The Orbit isn’t Freethought Blogs. We have different missions, even with overlap. We have different operating structures. We have different people. But there’s still going to be a lot of FtB in The Orbit. There has to be. FtB was one of the forces that made many of us who we are.
My good friend and old colleague Dr. Mark Silk calls the end of religious identity politics a couple of weeks after declaring the Religious Right dead. Personally, I think race is trumping (no pun intended) religion this year, but as the natural progression (regression?) of an ideology rooted in white Christian supremacy. He writes:
In a crazy political year, perhaps we have one thing to applaud: the evident end of religious identity politics. Evangelicals have been decidedly lukewarm toward preacher’s kid Ted Cruz and fellow-traveler Rubio, and they showed no interest whatsoever in Mike Huckabee this time around. Jews, so far as we can tell, are not particularly feeling the Bern. And Catholics barely gave Jeb Bush and Rick Santorum the time of day.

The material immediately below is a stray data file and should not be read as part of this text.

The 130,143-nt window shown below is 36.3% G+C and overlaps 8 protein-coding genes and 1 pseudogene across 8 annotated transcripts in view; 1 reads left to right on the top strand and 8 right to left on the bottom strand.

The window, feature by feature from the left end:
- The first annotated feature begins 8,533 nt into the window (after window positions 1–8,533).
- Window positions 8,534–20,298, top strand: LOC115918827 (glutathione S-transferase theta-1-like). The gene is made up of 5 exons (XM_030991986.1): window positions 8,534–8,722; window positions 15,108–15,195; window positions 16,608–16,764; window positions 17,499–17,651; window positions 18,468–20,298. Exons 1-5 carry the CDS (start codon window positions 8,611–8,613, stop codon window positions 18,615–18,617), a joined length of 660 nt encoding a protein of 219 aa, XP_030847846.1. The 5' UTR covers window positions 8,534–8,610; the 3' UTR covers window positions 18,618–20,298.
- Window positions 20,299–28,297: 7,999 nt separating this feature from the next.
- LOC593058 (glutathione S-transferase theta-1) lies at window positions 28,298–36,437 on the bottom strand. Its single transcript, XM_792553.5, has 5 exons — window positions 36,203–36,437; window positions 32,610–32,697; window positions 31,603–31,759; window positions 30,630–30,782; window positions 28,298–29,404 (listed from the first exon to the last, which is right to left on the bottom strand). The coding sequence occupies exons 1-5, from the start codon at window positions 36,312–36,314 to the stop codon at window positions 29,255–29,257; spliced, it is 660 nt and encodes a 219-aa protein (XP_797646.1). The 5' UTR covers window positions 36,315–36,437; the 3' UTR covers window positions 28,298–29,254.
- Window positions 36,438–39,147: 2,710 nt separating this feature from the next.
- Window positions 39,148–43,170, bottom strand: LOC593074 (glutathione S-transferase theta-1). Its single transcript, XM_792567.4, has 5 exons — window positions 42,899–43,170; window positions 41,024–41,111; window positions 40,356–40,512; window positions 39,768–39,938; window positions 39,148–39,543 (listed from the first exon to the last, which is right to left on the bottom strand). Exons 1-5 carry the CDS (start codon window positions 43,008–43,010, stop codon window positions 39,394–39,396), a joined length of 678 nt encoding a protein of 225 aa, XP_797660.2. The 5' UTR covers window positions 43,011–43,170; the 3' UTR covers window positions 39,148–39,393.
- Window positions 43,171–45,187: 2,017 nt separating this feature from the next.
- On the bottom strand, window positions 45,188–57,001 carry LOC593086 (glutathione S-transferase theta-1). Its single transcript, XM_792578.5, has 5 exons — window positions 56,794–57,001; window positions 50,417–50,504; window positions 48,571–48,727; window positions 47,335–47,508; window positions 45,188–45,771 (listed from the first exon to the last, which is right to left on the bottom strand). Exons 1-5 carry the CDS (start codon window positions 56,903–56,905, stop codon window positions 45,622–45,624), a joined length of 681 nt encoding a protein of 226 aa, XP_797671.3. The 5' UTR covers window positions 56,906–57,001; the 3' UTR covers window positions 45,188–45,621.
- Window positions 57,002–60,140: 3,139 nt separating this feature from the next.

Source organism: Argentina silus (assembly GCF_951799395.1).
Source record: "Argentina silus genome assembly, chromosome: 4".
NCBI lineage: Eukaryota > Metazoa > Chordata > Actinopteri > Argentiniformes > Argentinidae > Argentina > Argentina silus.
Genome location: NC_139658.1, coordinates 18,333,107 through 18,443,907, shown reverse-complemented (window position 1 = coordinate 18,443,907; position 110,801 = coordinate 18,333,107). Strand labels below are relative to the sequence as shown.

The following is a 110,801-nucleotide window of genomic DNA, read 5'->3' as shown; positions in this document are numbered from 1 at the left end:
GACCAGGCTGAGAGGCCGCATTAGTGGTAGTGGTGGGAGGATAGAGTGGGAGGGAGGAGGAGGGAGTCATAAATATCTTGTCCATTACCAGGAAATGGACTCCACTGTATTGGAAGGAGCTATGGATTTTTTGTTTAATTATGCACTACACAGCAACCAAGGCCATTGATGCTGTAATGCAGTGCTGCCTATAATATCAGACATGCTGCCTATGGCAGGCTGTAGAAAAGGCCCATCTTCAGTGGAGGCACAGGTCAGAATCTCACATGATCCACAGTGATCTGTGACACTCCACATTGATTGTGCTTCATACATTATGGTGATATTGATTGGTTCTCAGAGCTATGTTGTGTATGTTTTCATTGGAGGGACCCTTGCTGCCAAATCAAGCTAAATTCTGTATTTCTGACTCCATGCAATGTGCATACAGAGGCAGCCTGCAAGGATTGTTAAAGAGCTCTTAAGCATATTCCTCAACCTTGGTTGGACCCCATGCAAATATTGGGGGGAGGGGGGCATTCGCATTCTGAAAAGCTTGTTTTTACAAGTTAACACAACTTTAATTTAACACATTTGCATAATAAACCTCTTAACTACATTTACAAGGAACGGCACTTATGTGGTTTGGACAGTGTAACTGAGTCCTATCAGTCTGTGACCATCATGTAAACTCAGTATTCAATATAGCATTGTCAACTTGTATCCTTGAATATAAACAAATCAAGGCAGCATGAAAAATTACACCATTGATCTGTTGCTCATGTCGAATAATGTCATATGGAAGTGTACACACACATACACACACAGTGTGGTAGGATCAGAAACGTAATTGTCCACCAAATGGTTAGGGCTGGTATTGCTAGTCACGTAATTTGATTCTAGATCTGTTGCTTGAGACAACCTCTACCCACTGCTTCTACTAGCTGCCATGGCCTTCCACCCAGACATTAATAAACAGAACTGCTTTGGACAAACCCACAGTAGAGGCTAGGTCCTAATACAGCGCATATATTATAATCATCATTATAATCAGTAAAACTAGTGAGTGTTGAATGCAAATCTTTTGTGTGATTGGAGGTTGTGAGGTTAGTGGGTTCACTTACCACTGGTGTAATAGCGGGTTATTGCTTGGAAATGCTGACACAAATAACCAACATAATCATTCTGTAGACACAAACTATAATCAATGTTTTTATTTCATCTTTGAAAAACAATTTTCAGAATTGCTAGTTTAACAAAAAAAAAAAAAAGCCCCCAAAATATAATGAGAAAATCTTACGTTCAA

I’m not so sure this end is a reason to applaud. The Republican Party is a Christian Party -or a party for certain types of Christians. All the candidates openly praised god, the Christian version of it. While it is true that some candidates were more a part of the Christian/Religious Right than others, at this point in history every potential GOP candidate knows what religious buttons to push.
Since all of them love Jesus, they have to differentiate each other by expressing who they hate the most. The foreign policy proposals of all the GOP candidates are about blowing up anything that is outside of our borders. Only Trump stands out by viciously (and explicitly) attacking and threatening violence against their domestic others: religious minorities, black, brown, red, and yellow, independent women. That’s why Trump is so appealing. And that’s no reason to applaud.